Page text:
By Jared Chausow
By Katie Toth
By Elizabeth Flock
By Albert Samaha
By Anna Merlan
By Jon Campbell
By Jon Campbell
By Albert Samaha
Dear Readers: I was supposed to deliver this column to ustedes for Cinco de Drinko, but Arizona's reprehensible S.B.1070 bill had to rear its ugly head. I could devote this column to the issue again, but Mexican-hating is a national sport, and we must darle chingazos wherever it pops out.
The issue before us: regional anti-Mexican slurs. I asked ustedes a fewweeks ago to share your region's way of insulting Mexicans—in other words, hyper-local synonyms for "wetback," "beaner," and other anti-Mexican slurs. My theory was that I would receive many, and I was proven correct. But, like any good Mexican, I pirated my theory from someone else: "The number and nature of nicknames and particularly derogatory nicknames for particular ethnic groups in America is a reflection of the strengths of the ethnic conflicts in which they have been involved and the kinds of ill-feeling that such conflicts generate," wrote Christie Davies in The Mirth of Nations.
Below are some of the better ones in alphabetical order, the region from where it originates, and its etymology. If your hometown's way of hating Mexicans isn't listed, e-mail it to me!
Brazer: Chicago. Shortened version of bracero ("field worker"), a term most famously known in the United States under the auspices of the Bracero Program. This agreement between the American and Mexican governments, lasting from 1942 through 1964, officially brought cheap Mexican labor into the United States and helped kick off in earnest the Reconquista. Made famous in Sandra Cisneros's The House on Mango Street.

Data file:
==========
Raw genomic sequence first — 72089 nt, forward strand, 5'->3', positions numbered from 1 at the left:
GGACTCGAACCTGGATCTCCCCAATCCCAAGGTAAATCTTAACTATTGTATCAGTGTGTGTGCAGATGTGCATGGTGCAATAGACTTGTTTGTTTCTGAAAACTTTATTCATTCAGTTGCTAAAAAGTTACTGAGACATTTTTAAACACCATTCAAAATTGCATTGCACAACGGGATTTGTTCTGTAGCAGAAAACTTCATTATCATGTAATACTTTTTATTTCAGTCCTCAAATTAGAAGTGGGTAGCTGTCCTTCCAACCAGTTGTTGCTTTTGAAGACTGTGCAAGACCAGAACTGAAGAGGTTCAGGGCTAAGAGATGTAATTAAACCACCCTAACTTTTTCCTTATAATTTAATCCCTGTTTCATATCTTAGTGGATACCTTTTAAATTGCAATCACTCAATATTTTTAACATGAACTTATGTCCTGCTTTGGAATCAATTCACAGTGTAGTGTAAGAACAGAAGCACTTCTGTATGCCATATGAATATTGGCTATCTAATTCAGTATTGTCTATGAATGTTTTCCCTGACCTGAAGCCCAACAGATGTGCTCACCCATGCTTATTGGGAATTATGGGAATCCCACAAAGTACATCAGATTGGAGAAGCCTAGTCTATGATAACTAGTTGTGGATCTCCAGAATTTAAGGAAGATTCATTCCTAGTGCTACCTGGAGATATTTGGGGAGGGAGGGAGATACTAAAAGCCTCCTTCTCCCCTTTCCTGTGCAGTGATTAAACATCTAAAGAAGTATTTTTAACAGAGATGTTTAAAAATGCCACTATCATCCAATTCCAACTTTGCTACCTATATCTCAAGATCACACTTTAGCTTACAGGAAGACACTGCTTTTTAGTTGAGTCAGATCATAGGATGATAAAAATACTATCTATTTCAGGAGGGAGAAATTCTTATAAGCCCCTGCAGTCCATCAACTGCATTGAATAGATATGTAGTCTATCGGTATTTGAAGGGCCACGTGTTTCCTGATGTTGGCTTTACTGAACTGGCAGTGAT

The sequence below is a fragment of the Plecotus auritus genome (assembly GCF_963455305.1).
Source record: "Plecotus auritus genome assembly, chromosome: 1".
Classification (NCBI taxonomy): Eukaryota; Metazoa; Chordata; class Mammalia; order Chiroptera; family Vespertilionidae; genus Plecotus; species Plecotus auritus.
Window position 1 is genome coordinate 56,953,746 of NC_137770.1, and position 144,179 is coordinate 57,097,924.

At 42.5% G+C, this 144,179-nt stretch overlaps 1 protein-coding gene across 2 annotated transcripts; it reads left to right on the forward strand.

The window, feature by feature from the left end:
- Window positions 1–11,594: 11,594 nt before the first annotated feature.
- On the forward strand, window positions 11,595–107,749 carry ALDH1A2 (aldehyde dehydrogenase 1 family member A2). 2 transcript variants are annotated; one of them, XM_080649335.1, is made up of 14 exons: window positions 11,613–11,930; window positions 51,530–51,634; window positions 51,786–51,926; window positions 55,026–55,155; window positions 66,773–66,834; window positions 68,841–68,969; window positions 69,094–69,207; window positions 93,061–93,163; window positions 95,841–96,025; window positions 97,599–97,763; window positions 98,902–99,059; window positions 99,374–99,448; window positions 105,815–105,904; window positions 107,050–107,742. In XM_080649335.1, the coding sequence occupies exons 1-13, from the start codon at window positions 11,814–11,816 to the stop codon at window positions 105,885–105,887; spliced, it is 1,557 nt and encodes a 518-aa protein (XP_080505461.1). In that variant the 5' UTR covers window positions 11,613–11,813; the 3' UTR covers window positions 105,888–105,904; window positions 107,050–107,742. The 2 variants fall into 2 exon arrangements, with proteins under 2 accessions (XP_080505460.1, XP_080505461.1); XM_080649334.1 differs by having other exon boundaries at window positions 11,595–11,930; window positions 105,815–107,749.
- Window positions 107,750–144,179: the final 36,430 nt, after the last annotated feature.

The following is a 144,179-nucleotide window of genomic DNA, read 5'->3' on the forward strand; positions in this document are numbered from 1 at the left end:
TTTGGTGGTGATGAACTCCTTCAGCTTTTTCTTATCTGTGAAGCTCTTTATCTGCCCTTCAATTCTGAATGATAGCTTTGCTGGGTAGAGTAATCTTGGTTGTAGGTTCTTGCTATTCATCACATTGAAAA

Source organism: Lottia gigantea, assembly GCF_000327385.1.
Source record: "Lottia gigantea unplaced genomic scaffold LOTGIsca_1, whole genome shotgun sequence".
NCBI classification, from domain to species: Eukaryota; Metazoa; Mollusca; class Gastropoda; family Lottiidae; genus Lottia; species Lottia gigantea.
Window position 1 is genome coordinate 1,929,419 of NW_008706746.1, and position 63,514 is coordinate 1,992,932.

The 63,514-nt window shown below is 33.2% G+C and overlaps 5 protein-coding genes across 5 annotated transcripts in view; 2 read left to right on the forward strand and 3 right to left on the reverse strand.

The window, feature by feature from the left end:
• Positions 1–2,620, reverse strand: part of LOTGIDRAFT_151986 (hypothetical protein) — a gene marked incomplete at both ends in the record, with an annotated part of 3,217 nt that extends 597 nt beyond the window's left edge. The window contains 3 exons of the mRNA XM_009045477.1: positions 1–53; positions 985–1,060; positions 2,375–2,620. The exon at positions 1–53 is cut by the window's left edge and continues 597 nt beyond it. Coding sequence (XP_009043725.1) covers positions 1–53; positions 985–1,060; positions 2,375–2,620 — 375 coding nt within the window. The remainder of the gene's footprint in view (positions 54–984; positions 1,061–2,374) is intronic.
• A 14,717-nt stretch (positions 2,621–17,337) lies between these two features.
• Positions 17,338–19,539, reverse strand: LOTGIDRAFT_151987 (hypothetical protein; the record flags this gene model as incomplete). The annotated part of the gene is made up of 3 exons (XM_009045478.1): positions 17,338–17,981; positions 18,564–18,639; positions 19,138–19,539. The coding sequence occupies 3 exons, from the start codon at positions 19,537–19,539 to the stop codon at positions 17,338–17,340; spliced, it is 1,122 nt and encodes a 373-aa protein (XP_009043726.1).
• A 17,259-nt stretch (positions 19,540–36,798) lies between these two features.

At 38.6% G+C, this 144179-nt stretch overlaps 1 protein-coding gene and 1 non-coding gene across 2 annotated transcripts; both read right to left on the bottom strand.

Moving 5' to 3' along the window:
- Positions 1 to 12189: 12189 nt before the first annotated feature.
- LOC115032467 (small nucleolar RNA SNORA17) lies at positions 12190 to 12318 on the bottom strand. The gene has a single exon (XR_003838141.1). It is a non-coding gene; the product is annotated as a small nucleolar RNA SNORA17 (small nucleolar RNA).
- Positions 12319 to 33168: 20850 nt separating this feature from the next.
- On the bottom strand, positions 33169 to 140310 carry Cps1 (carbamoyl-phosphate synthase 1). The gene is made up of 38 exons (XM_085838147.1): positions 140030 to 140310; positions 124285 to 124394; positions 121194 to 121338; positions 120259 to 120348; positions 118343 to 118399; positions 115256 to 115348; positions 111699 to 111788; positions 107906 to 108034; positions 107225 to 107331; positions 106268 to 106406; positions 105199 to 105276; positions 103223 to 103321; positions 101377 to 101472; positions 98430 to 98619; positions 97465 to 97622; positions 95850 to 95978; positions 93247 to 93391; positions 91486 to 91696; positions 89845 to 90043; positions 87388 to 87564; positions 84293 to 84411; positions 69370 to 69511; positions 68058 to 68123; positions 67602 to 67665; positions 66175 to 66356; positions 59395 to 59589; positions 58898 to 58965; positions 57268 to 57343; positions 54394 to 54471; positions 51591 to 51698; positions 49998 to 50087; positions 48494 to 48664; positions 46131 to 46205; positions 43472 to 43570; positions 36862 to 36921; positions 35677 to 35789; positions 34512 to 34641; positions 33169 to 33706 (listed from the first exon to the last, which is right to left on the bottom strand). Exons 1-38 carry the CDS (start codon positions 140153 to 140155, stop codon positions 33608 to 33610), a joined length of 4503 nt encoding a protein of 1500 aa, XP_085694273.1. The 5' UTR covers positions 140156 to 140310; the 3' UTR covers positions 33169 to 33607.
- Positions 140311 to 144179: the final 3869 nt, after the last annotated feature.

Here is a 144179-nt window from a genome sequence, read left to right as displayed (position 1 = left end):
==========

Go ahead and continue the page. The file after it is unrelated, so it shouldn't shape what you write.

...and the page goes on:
Bronc: Santa Barbara, California. No known etymology.
Bully: Inland Empire, California. Refers to the bull decals wabs put on trucks.
Cheddar: Denver. An Anglicized shortening of 'chero, itself an elided way of saying ranchero ("farmer").
Chook: Border regions spanning from New Mexico to McAllen, Texas. Short for pachuco, a slur against Mexican youth during the 1940s that was eventually appropriated by them and turned into the iconic zoot suit-wearing chuco suave.
Fronchis: El Paso, Texas. An abbreviation derived from "Frontera Chihuahua," the legend printed on license plates for cars in the Mexican state of Chihuahua.
Jagger: California's Central Valley. A theory: A mispronounced version of llegar ("to come"), referring to recently arrived wabs.
Mojarra: Multiple entries from the Dallas area, but mojarra is uttered in other areas as well. A play on mojado ("wetback"), as mojarra is the Spanish word for tilapia.
Paisa: American prisons. Short for paisano ("countryman"), this is actually a widespread slur but has a distinct definition in our prison system, referring to inmates born in Mexico to differentiate them from the Mexican cons born in the United States (raza).
Wab: Orange County, California. No known etymology—theories range from it being an acronym for "went across border" to wab deriving from the classic anti-Italian slur, "wop." The only problem with the latter explanation is that la naranja historically has had little Italian immigration and thus has as much reason to hate guidos as Know Nothing Arizonans do the Klan.